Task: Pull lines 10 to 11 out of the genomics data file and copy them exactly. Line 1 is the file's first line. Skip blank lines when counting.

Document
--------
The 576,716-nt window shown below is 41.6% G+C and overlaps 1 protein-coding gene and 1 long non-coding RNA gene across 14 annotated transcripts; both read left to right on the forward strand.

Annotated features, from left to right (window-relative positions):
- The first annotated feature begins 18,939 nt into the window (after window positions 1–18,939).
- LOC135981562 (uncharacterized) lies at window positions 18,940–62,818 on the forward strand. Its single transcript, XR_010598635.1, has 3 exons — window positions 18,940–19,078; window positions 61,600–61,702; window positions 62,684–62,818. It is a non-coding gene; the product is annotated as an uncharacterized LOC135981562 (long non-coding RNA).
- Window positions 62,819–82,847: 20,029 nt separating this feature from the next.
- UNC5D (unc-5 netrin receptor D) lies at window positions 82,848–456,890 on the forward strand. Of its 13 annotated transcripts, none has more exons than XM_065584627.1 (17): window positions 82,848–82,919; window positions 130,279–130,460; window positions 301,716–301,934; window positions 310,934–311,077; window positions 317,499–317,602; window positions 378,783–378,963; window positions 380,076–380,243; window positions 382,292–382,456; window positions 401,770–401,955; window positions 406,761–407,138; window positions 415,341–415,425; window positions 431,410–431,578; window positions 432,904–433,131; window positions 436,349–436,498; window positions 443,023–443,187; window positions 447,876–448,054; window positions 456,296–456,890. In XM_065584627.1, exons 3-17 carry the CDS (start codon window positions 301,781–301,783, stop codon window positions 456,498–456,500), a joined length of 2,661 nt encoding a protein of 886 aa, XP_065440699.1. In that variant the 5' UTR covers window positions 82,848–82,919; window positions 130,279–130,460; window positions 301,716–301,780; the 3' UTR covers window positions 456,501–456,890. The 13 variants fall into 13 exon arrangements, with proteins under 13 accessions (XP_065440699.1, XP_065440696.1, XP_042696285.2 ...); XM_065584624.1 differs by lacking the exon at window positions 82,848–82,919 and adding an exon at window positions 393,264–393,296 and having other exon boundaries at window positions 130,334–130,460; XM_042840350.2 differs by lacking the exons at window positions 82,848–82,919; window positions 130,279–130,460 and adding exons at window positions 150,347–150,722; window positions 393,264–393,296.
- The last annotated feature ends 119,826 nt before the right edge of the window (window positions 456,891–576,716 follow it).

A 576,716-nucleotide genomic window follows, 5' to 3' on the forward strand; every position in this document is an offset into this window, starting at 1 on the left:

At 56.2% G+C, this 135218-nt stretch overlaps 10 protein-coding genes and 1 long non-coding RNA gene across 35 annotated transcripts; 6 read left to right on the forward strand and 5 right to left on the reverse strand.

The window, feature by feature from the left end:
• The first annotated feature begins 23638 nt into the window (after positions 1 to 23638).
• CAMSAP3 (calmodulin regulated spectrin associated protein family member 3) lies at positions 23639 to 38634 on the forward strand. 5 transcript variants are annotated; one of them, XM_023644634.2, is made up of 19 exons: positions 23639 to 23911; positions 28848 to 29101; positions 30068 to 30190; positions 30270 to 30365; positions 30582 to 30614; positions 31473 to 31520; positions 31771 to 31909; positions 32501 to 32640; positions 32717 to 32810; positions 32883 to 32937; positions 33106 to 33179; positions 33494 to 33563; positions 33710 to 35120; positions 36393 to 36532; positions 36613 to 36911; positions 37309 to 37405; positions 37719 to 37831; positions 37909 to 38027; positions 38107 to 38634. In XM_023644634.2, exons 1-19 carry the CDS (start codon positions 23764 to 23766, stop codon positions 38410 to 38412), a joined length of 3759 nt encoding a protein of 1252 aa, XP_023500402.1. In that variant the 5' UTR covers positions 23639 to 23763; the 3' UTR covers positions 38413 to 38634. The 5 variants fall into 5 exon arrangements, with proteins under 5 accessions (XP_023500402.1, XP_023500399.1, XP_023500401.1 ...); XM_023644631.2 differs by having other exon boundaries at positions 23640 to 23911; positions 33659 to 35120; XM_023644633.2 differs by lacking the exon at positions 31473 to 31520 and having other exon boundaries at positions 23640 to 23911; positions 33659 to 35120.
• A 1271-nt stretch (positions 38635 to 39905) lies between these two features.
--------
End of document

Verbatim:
The window, feature by feature from the left end:
• The first annotated feature begins 23638 nt into the window (after positions 1 to 23638).